3 matrices of features: [b] [d] [g] + voiced +voiced + voiced + bilabial - bilabial - bilabial -labiodental -labiodental -labiodental -dental -dental -dental - alveolar + alveolar - alveolar - palatal - palatal - palatal -velar -velar + velar -uvular -uvular -uvular - pharyngeal - pharyngeal - pharyngeal Binarism (+ or -) Phonetic Features Natural class [b, d, g]: +voiced -labiodental -dental -palatal -uvular -pharyngeal Putative natural class A same set of features should be able to account for all and only sounds of human languages Generation of sounds: + bilabial - labiodental +dental -alveolar + palatal -velar + uvular - pharyngeal + bilabial + labiodental + dental + alveolar + palatal + velar + uvular - pharyngeal - bilabial - labiodental -dental - alveolar - palatal -velar -uvular - pharyngeal Problems with articulatory features: such grammar is too powerful it makes wrong predictions different features for consonants and vowels Need of a more abstract set of features > phonological features Phonological Features Distinctive features = smallest indivisible sound properties that establish phonemes; they demonstrate similarities and dissimilarities between phonemes. Roman Jakobson, 1928: a universal system of phonemic representation phoneme is a bundle of distinctive features phonemes are distinguished by their unique feature combination the specification for any phoneme stated through a set of binary values [+/-] for each distinctive feature Jakobson, Fant and Halle (1952) ( Preliminaries to Speech Analysis ) = an elaborated version of the distinctive feature theory; acoustic features Jakobson and Halle (1956) a new distinctive feature system that included articulatory features. Chomsky and Halle ( The Sound Pattern of English (SPE), 1968) are defined primarily according to articulatory features. principle of universality principle of binarity 17 18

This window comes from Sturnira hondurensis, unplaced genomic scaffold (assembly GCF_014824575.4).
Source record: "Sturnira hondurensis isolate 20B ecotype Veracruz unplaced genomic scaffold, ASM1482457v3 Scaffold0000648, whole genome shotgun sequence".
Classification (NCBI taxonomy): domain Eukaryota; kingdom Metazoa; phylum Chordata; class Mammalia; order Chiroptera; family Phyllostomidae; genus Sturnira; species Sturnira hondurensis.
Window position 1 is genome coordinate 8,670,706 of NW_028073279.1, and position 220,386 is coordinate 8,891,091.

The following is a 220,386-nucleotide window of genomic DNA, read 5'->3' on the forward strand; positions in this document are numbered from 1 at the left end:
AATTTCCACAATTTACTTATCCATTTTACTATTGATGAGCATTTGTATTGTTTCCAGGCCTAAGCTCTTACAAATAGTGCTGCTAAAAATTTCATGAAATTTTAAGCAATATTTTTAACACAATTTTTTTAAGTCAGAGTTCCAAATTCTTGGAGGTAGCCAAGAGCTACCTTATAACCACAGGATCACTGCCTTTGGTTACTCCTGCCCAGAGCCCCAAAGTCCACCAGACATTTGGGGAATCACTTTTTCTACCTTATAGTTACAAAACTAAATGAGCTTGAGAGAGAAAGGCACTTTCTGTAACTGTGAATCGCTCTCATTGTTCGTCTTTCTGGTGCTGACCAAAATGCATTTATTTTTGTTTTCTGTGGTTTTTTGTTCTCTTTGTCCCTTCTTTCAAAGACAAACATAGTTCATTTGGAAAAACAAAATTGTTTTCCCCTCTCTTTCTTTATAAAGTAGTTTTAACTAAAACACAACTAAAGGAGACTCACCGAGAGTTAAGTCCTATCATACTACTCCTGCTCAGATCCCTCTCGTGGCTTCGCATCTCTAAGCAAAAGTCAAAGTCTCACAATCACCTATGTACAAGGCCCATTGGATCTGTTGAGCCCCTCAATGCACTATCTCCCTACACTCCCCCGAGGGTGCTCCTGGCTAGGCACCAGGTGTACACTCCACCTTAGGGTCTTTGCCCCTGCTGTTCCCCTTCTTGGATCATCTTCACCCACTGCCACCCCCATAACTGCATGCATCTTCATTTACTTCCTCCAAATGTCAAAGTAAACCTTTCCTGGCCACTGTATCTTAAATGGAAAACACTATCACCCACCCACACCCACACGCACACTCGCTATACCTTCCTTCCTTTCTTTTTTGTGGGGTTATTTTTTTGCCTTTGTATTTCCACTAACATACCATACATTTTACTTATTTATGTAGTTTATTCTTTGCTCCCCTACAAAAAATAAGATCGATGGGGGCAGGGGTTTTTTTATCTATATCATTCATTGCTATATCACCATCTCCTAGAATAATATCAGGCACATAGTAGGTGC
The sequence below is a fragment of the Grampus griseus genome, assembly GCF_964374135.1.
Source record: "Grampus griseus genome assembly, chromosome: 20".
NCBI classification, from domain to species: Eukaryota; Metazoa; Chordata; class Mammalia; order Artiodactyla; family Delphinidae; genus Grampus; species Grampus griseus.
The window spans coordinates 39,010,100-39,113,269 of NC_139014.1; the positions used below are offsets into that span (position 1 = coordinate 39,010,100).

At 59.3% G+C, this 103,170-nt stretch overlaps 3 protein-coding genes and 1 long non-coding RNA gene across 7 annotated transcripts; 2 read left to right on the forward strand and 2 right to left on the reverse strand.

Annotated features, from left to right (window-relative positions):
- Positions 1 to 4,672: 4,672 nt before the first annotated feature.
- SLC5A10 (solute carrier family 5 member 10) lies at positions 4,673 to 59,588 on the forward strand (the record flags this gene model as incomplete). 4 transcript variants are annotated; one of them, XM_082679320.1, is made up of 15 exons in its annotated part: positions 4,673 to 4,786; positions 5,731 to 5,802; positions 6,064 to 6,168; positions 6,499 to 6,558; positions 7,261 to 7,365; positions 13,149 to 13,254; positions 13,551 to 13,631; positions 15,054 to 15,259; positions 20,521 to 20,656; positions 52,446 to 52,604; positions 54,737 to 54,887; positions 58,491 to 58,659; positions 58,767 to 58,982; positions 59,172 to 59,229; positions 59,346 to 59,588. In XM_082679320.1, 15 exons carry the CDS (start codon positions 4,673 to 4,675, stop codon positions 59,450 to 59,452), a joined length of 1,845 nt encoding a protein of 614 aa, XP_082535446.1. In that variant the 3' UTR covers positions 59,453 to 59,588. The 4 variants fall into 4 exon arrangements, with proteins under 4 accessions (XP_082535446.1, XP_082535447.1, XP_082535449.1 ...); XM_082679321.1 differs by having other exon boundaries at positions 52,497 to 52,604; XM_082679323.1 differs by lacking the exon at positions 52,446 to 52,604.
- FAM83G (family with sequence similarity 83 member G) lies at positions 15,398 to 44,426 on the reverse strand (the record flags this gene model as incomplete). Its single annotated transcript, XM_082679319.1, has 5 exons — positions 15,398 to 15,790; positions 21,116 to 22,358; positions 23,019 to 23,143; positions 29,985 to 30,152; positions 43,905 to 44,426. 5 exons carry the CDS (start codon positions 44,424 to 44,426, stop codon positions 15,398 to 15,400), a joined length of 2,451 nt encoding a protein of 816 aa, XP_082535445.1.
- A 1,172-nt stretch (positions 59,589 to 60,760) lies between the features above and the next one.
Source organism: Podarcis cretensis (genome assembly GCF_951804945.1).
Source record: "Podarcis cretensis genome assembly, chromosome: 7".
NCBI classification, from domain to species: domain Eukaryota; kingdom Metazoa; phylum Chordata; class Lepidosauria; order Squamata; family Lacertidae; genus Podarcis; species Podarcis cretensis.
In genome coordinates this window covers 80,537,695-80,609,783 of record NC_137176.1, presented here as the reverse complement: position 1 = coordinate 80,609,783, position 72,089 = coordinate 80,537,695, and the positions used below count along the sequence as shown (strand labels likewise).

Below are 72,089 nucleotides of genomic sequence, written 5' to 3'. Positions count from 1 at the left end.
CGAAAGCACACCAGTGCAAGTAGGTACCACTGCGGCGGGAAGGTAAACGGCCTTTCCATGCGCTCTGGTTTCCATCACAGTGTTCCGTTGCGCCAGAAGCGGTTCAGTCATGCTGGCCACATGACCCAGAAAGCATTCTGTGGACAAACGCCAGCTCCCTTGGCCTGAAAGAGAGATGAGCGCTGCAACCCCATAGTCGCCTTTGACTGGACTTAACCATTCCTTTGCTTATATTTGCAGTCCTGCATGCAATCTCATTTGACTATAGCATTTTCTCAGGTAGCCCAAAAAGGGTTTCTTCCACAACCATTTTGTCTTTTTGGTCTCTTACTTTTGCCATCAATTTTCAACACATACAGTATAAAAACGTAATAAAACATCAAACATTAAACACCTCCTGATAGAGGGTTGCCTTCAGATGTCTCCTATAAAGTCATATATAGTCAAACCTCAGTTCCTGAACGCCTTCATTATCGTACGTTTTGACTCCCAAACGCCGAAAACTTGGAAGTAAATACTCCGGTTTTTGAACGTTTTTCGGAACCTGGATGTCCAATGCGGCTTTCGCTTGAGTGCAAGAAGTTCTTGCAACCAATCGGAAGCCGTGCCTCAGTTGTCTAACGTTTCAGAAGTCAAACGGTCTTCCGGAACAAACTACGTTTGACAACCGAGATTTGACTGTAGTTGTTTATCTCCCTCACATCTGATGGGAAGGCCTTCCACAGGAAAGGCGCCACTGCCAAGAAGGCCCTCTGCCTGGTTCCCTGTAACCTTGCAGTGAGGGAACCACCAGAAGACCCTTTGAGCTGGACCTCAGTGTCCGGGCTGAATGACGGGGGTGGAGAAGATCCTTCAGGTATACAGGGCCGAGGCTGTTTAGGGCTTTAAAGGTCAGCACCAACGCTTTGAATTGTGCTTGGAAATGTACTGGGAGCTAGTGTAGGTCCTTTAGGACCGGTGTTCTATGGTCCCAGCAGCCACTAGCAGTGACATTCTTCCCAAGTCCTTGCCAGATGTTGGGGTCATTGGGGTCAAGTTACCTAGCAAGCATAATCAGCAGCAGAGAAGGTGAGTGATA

4 Features that divide segments into major classes: [+/ - syllabic] vowels vs. consonants and glides [+/ - consonantal] consonants vs. vowels and glides [+/ - sonorant] obstruents (stops, fricatives, affricates) vs. sonorants (nasals, liquids, glides, vowels) Features that specify the state of glottis and place of articulation : [+/ - voice] voiced vs. voiceless [+/ - coronal] segments that are pronounced with the tongue tip or blade vs. with the centre, back or root of the tongue [+/ - anterior] segments that are pronounced within the limits of the lips up to the alveolar ridge Vowels +syll -cons +son Glides - syll -cons +son Sonorant Cs - syll +cons + son Obstruents - syll +cons - son Labial +ant -cor Alveolar/ Dental +ant +cor Palatal -ant +cor Velar/ Uvular -ant -cor Features that specify manner of articulation: [+/ - continuant] presence vs. absence of the airflow. [+continuant]: fricatives, glides, rhotics, and laterals [- continuant]: stops, nasal stops, and affricates [+ continuant] group: [+ strident] noisy or hissing airflow. The others are [- strident]; [+/ - lateral] distinguishes rhotics and laterals. [- continuant] group: [+/ - delayed release] distinguishes affricates and stops; [+/ - nasal] makes difference between stops and nasal stops Other features: [+/ - high] high vowels and [k, g, j] vs. the rest [+/ - low] low vowels and [h, /] vs. the rest [+/ - back] back vowels and [k, g, N] vs. the rest [+/ - round] rounded vowels and [w] vs. the rest [+/ - front] or [+/ - anterior] front vowels [+/ - tense] or [+/ - ATR] reflects the presence of muscular tensing of the body of the tongue. When the feature is there, the sound is longer and more peripheral all these features are available in the Grammar not necessarily all of them are needed in a particular grammar E.g. to represent a richer vocalic system one will need more features than for example for a language that has only 3 vowels [i, a, u]) Problems: [+ hi, +lo] Phonological Rules E.g. Bat [bqt] : [b] = voiced bilabial stop Pat [phqt] : [ph] = voiceless aspirated bilabial stop Spat [spqt] : [p] = voiceless unaspirated bilabial stop The difference between voiced and voiceless sounds is distinctive, but the phonetic feature of aspirations is a predictable, or redundant feature